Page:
Neil Gaiman's latest offering defies the conventions of your typical fairy tale not just in content but format as well. You won't be able to sit down and read this to your child in one sitting as despite the multiple illustrations, for the story is lengthy and the font small.

Perhaps then it's better described as a fairy tale for adults, though I've always shied away from putting age restrictions on these types of stories. Let's go with calling it an illustrated short story that will be highly enjoyed by people of all ages with an interest in dark and twisted fairy tales.

The Queen of a faraway land is about to be married, at least until the arrival of three dwarfs bringing her news of events in the neighbouring kingdom. A sleeping curse has been laid upon a fair princess, but rather than th... Read More

Sunday Status Update: February 7, 2016

This week, Drizzt fends off insult.

Drizzt: This week, whilst I was wandering in the wild with my most noble panther Guenhwyvar, I fell in with a traveling merchant of the dwarven race. Perceiving that he knew not with whom he traveled, I related some trifling history of my exploits. He said (and I quote, friends!) "oh, right, you're that cut-rate Aragorn guy." I couldn't fathom what might drive folk of the goodly races to so castigate one who has often been their succor in time of direst threat, and I told him so. He replied that I definitely looked like a succor, which mollified me until this evening, when I found the "kick me in my pompous ass" sign pinned to the back of my cloak. And I offered him naught but courtesy! Why do these things keep happening to me?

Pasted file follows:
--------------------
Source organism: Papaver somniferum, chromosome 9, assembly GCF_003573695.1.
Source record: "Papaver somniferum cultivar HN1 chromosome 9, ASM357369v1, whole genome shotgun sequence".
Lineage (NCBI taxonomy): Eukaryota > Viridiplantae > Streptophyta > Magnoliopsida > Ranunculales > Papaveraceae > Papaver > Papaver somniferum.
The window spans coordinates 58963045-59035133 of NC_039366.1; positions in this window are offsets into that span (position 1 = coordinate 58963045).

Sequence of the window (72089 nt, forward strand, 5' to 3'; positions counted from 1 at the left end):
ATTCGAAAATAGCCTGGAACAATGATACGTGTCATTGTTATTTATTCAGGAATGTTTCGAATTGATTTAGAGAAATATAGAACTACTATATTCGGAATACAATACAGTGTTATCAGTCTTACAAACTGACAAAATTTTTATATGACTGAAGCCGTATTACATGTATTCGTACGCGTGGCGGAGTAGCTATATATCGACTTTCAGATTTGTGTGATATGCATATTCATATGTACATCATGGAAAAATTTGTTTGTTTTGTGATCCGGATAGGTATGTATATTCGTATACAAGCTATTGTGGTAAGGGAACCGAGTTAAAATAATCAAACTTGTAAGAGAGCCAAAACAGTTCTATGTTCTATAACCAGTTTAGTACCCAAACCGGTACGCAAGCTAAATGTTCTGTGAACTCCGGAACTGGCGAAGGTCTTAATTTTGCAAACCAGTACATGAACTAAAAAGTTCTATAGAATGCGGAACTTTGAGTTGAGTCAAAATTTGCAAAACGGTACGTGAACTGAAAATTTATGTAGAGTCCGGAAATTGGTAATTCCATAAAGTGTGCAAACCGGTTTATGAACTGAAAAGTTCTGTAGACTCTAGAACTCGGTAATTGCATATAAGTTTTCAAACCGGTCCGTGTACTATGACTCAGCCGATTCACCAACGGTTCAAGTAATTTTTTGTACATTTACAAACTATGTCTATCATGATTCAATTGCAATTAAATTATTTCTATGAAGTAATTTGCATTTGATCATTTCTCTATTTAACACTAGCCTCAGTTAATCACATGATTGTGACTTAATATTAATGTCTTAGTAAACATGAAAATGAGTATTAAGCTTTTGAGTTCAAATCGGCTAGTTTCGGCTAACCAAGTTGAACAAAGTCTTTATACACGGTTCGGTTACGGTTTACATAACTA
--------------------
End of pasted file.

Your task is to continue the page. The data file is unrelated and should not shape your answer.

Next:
Still, at least I know now why all those people kept kicking me in the ass.

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Batman: Year One by Frank Miller

Batman: Year One by Frank Miller

Frank Miller’s Batman: The Dark Knight Returns (1986) completely reinvented Batman as an angry and bitter older man coming out of retirement to stem a rising tide of crime in Gotham City alongside Police Commissioner Jim Gordon. This was a dark vision of a complex and troubled soul driven to fight crime to avenge his parent’s senseless death, and it resonated with a new generation of readers and gained comics greater credibility among mainstream readers. Just one year later Miller produced a four-part story arc called Batman: Year One (1987). Th... Read More